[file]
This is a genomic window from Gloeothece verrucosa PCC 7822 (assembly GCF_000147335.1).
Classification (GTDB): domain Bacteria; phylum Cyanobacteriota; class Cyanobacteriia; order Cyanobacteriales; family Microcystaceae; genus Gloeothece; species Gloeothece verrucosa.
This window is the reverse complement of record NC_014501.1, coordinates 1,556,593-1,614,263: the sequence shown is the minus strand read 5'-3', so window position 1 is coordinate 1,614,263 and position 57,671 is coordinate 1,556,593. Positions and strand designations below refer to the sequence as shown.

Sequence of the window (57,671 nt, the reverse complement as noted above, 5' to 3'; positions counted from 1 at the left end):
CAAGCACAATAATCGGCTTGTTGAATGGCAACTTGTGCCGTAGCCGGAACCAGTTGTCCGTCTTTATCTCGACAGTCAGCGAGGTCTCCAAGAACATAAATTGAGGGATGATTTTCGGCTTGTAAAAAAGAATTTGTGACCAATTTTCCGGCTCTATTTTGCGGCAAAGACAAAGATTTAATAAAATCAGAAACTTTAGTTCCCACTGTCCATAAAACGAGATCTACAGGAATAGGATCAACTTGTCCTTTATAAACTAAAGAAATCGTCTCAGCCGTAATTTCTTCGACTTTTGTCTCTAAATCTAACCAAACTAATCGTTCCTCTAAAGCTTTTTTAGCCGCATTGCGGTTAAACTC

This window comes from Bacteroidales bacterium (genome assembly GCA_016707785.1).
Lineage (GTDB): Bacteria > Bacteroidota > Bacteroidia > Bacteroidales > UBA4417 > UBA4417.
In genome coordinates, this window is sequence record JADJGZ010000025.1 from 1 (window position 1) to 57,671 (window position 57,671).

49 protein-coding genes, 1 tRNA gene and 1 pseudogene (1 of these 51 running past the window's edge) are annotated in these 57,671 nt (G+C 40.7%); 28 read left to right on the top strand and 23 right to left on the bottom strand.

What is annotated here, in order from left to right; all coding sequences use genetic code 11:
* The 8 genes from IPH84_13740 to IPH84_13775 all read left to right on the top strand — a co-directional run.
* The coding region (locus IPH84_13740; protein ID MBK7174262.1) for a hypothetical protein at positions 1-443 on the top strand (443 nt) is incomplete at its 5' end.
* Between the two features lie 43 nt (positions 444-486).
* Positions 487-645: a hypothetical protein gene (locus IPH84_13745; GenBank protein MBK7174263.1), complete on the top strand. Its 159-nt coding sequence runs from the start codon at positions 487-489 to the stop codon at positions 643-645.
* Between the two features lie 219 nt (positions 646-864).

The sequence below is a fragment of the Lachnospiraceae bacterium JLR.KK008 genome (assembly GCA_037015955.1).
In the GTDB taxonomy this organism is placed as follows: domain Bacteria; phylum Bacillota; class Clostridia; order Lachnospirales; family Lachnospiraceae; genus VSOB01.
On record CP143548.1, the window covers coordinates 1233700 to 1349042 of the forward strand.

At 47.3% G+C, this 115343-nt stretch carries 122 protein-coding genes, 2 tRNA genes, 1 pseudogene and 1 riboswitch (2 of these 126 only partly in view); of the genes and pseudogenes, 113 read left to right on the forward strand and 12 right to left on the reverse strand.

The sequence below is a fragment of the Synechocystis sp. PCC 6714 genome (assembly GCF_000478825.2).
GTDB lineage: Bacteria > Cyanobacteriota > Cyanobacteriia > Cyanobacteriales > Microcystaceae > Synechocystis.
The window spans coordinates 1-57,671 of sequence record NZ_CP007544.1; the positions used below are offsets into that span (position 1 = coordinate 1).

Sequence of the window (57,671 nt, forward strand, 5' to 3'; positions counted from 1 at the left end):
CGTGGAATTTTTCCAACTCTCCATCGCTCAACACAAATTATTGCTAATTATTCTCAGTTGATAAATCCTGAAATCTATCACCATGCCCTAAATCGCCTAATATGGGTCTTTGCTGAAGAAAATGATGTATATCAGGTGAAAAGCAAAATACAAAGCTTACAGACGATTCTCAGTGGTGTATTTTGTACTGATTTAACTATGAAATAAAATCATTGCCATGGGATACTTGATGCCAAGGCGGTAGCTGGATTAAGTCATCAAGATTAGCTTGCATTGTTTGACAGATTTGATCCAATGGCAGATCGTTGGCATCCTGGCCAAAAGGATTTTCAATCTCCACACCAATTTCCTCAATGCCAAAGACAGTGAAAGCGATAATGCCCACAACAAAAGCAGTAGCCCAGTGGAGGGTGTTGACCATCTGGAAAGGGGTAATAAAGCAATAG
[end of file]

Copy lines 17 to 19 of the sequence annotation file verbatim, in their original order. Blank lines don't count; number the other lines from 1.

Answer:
In the GTDB taxonomy this organism is placed as follows: domain Bacteria; phylum Bacillota; class Clostridia; order Lachnospirales; family Lachnospiraceae; genus VSOB01.
On record CP143548.1, the window covers coordinates 1233700 to 1349042 of the forward strand.

At 47.3% G+C, this 115343-nt stretch carries 122 protein-coding genes, 2 tRNA genes, 1 pseudogene and 1 riboswitch (2 of these 126 only partly in view); of the genes and pseudogenes, 113 read left to right on the forward strand and 12 right to left on the reverse strand.